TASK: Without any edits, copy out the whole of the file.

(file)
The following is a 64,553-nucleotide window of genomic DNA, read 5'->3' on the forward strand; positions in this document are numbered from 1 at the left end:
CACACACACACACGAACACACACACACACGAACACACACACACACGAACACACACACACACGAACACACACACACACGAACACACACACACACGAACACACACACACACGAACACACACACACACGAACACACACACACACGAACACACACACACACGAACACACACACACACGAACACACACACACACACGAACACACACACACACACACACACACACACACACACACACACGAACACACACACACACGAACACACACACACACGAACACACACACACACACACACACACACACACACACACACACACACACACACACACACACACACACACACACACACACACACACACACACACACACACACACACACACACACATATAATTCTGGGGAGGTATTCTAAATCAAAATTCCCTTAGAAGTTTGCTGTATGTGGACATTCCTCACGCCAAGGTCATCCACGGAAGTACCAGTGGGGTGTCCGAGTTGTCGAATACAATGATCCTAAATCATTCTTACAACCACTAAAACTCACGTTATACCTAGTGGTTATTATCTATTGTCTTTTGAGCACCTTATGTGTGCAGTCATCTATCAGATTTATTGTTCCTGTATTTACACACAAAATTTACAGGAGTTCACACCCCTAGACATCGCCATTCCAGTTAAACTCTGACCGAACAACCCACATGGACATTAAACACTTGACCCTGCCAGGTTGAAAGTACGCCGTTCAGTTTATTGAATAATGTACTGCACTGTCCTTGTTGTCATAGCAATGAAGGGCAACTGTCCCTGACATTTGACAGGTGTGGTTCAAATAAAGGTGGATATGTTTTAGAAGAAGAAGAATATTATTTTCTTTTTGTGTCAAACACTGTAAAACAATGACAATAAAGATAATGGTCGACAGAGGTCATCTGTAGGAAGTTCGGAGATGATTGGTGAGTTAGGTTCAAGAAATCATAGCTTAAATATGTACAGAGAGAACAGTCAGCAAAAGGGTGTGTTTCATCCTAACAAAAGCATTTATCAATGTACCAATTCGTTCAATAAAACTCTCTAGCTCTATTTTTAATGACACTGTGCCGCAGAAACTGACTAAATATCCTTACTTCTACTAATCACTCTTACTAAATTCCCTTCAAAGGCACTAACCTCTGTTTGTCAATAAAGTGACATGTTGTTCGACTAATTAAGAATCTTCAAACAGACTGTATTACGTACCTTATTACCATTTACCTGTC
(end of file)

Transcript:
The following is a 64,553-nucleotide window of genomic DNA, read 5'->3' on the forward strand; positions in this document are numbered from 1 at the left end:
CACACACACACACGAACACACACACACACGAACACACACACACACGAACACACACACACACGAACACACACACACACGAACACACACACACACGAACACACACACACACGAACACACACACACACGAACACACACACACACGAACACACACACACACGAACACACACACACACGAACACACACACACACACGAACACACACACACACACACACACACACACACACACACACACGAACACACACACACACGAACACACACACACACGAACACACACACACACACACACACACACACACACACACACACACACACACACACACACACACACACACACACACACACACACACACACACACACACACACACACACACACACATATAATTCTGGGGAGGTATTCTAAATCAAAATTCCCTTAGAAGTTTGCTGTATGTGGACATTCCTCACGCCAAGGTCATCCACGGAAGTACCAGTGGGGTGTCCGAGTTGTCGAATACAATGATCCTAAATCATTCTTACAACCACTAAAACTCACGTTATACCTAGTGGTTATTATCTATTGTCTTTTGAGCACCTTATGTGTGCAGTCATCTATCAGATTTATTGTTCCTGTATTTACACACAAAATTTACAGGAGTTCACACCCCTAGACATCGCCATTCCAGTTAAACTCTGACCGAACAACCCACATGGACATTAAACACTTGACCCTGCCAGGTTGAAAGTACGCCGTTCAGTTTATTGAATAATGTACTGCACTGTCCTTGTTGTCATAGCAATGAAGGGCAACTGTCCCTGACATTTGACAGGTGTGGTTCAAATAAAGGTGGATATGTTTTAGAAGAAGAAGAATATTATTTTCTTTTTGTGTCAAACACTGTAAAACAATGACAATAAAGATAATGGTCGACAGAGGTCATCTGTAGGAAGTTCGGAGATGATTGGTGAGTTAGGTTCAAGAAATCATAGCTTAAATATGTACAGAGAGAACAGTCAGCAAAAGGGTGTGTTTCATCCTAACAAAAGCATTTATCAATGTACCAATTCGTTCAATAAAACTCTCTAGCTCTATTTTTAATGACACTGTGCCGCAGAAACTGACTAAATATCCTTACTTCTACTAATCACTCTTACTAAATTCCCTTCAAAGGCACTAACCTCTGTTTGTCAATAAAGTGACATGTTGTTCGACTAATTAAGAATCTTCAAACAGACTGTATTACGTACCTTATTACCATTTACCTGTC